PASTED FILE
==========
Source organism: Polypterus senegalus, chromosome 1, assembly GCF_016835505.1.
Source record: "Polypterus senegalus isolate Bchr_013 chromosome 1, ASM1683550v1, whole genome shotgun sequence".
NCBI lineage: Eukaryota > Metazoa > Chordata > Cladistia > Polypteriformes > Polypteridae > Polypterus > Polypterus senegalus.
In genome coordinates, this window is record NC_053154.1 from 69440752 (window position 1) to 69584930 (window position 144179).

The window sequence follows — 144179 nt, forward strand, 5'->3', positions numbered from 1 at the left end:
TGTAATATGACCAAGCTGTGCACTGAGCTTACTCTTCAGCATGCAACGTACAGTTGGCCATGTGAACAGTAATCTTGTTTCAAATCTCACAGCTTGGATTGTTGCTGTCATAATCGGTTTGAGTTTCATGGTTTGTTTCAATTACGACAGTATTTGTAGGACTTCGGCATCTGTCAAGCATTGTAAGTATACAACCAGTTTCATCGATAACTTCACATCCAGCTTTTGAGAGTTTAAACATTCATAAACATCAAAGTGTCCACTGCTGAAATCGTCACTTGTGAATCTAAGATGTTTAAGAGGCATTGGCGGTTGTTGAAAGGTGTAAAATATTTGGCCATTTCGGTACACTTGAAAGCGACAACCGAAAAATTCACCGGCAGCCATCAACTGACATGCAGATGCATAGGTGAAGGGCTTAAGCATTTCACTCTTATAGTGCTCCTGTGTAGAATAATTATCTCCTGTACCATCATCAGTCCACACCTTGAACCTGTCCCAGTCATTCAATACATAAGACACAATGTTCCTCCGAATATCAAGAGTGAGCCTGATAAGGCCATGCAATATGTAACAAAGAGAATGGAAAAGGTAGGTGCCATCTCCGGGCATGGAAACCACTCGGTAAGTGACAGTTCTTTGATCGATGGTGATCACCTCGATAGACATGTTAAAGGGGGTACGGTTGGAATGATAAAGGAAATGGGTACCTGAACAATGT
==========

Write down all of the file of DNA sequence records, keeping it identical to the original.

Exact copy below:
Source organism: Polypterus senegalus, chromosome 1, assembly GCF_016835505.1.
Source record: "Polypterus senegalus isolate Bchr_013 chromosome 1, ASM1683550v1, whole genome shotgun sequence".
NCBI lineage: Eukaryota > Metazoa > Chordata > Cladistia > Polypteriformes > Polypteridae > Polypterus > Polypterus senegalus.
In genome coordinates, this window is record NC_053154.1 from 69440752 (window position 1) to 69584930 (window position 144179).

The window sequence follows — 144179 nt, forward strand, 5'->3', positions numbered from 1 at the left end:
TGTAATATGACCAAGCTGTGCACTGAGCTTACTCTTCAGCATGCAACGTACAGTTGGCCATGTGAACAGTAATCTTGTTTCAAATCTCACAGCTTGGATTGTTGCTGTCATAATCGGTTTGAGTTTCATGGTTTGTTTCAATTACGACAGTATTTGTAGGACTTCGGCATCTGTCAAGCATTGTAAGTATACAACCAGTTTCATCGATAACTTCACATCCAGCTTTTGAGAGTTTAAACATTCATAAACATCAAAGTGTCCACTGCTGAAATCGTCACTTGTGAATCTAAGATGTTTAAGAGGCATTGGCGGTTGTTGAAAGGTGTAAAATATTTGGCCATTTCGGTACACTTGAAAGCGACAACCGAAAAATTCACCGGCAGCCATCAACTGACATGCAGATGCATAGGTGAAGGGCTTAAGCATTTCACTCTTATAGTGCTCCTGTGTAGAATAATTATCTCCTGTACCATCATCAGTCCACACCTTGAACCTGTCCCAGTCATTCAATACATAAGACACAATGTTCCTCCGAATATCAAGAGTGAGCCTGATAAGGCCATGCAATATGTAACAAAGAGAATGGAAAAGGTAGGTGCCATCTCCGGGCATGGAAACCACTCGGTAAGTGACAGTTCTTTGATCGATGGTGATCACCTCGATAGACATGTTAAAGGGGGTACGGTTGGAATGATAAAGGAAATGGGTACCTGAACAATGT